The UK online wine scene is becoming a bit more understandable, but there are still many unknowns.
As if the wine world weren’t complex and murky enough already, the virtual world of wine can seem like an especially unnavigable kind of place. For many years, the UK online wine channel has been a bit of a data desert. Living outside the classic point-of-sale price and volume measurements from Nielsen, and also subject to habitual overclaim from market players looking to big up their market position, the size of the UK online wine market remains something of a moot point.
Wine Intelligence’s UK Online Retail and Communication 2016 Report, released this Thursday, sets out to firm up the known knowns, and try to tackle some of the known unknowns. Estimating the size of UK online retail to be approximately £800 million per year, and comparing our tracking data from 2015 and 2010, we have managed to chart the topology of this opaque market and identify the key respects in which it is evolving.
Some aspects of the UK online wine channel are becoming much clearer. Yes, internet users are becoming influenced about wine online in ways that were unheard of ten or fifteen years ago, and, yes, the internet has revolutionised our way of life at a staggering rate. Strangely, though, this has not brought us into the unknown when it comes to how people research and buy wine. In short, our report shows that the UK online wine retail environment is not as unnavigable as you might initially have thought.
The internet may be a powerful force in influencing consumer behaviour, but our report shows that the ways in which this is happening closely resemble patterns seen in the pre-net era. The opinions of friends and family are still what online buyers trust the most, only on social media rather than in person. Similarly crucial are the opinions of wine merchants and small wine producers, but on the web rather than in the flesh. It would seem, therefore, that the internet primarily empowers pre-existing trusted sources of information with a new voice rather than enabling entirely new ones.
Yet to make this point is not to dismiss the significance of the rise of online. Since 2010 our tracking data neatly highlights the increase in those who pay attention to wine-related information online, and the staggering rise in those who actively engage in discussion about wine online. Furthermore, online sources are exhibiting a significant increase in importance compared with 2010, with supermarket, newspaper or magazine websites leading the way.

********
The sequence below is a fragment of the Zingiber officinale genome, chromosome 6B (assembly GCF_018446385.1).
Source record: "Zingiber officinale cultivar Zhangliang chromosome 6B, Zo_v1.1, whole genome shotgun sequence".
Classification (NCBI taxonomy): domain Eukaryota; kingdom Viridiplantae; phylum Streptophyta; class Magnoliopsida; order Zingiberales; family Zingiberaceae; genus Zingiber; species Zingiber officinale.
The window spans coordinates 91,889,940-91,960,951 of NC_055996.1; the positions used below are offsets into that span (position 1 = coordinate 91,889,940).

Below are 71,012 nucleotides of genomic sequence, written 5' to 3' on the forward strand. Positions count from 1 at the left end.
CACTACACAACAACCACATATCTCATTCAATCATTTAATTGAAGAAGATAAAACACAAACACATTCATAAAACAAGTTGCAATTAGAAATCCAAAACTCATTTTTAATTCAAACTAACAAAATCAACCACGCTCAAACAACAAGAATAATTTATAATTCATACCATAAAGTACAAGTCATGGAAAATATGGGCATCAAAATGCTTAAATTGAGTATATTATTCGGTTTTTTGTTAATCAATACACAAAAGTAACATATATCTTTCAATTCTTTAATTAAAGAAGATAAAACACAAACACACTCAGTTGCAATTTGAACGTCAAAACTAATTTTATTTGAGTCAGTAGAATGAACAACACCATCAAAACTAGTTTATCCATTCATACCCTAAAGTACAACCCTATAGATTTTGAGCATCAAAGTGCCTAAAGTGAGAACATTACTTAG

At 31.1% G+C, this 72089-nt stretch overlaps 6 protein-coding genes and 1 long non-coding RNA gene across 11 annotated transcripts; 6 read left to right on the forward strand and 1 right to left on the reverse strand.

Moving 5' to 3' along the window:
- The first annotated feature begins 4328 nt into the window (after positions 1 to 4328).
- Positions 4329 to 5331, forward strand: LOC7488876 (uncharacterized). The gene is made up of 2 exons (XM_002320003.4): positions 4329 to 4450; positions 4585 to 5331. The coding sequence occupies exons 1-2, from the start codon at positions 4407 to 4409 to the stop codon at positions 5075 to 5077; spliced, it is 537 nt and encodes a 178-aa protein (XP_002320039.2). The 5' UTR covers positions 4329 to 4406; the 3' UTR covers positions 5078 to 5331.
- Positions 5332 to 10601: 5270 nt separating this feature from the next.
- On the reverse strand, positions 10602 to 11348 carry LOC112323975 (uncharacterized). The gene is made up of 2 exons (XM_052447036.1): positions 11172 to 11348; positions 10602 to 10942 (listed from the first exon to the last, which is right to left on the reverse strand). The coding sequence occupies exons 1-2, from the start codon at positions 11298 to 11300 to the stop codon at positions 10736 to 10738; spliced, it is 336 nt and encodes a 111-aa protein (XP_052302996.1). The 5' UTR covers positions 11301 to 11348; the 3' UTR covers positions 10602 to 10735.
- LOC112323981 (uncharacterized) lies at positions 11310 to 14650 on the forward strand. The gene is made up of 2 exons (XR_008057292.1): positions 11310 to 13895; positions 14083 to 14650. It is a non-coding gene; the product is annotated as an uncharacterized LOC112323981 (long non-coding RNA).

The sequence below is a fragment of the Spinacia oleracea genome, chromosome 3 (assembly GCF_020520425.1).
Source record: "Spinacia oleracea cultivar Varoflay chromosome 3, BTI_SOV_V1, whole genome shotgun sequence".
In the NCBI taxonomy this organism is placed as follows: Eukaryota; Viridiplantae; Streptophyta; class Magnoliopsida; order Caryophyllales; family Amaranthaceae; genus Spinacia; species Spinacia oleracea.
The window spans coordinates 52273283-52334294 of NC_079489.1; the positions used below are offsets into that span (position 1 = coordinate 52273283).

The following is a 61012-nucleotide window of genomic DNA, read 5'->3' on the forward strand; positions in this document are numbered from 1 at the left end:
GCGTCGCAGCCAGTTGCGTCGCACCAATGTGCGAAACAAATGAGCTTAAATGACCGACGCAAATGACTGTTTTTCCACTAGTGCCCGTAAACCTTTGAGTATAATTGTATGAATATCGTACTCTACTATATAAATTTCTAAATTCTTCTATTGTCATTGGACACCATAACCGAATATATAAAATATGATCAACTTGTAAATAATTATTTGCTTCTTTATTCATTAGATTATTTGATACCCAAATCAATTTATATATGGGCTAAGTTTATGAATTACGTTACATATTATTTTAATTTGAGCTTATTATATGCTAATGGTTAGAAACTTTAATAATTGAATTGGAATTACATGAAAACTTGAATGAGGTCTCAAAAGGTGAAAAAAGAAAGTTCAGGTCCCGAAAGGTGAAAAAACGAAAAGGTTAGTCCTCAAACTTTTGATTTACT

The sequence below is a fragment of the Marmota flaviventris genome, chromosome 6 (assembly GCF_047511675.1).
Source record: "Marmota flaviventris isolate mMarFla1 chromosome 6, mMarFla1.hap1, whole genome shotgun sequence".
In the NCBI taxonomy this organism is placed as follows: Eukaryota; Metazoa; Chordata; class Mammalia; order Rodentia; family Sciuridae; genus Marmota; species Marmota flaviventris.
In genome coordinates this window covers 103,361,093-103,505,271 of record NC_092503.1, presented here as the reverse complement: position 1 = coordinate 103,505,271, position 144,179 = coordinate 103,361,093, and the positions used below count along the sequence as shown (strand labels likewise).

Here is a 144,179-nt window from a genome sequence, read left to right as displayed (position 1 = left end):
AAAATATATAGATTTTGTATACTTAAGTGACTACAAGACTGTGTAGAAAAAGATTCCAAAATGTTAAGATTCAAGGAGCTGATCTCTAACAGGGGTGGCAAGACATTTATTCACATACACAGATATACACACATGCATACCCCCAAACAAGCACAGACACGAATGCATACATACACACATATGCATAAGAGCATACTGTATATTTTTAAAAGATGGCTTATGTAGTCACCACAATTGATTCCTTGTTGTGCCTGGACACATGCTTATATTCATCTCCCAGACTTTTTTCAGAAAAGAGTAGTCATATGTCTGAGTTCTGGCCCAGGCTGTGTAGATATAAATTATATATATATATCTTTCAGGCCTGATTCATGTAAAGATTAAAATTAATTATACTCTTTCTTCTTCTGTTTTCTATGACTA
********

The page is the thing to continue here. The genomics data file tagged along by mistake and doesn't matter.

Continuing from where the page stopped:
Online shoppers as a group do also differ from regular wine drinkers in some respects. They are likely to be younger and higher earning than the average UK drinker. They are more likely to buy a wider repertoire of reds and opt for obscurity when it comes to white varietals. More fundamentally and more generally, online shoppers are likely to have higher involvement in the wine category.
But, considering that the ground is shifting markedly away from offline, this earthquake’s not shaking up consumer behaviour all that much. Indeed, the most used source of wine information for UK wine drinkers remains age old – friends, family or colleagues –, and the rise in popularity of newspaper and magazine websites signifies little more than a transition from paper to electronic screens. There is no real change in principle here.
Indeed, as UK online wine retail continues to burgeon and eventually flourish (being predicted to grow to represent 14% of total wine sales over the next three years), we should see any presently visible differences between it and the offline sphere fade. Today’s online buyers, the pioneers of online retail, are those with higher involvement in the wine category. However, as online retail gradually usurps offline channels to become the mainstream, on average we should expect to see this involvement diminish.
So we’re not exactly in unknown climes now as it is, and not to kill everyone’s spirit of adventure, but it looks like we might even be homeward bound.
Find out more in the Wine Intelligence UK Online Retail & Communication 2016 Report, available on Thursday in the Reports Shop.
Author: David Thompson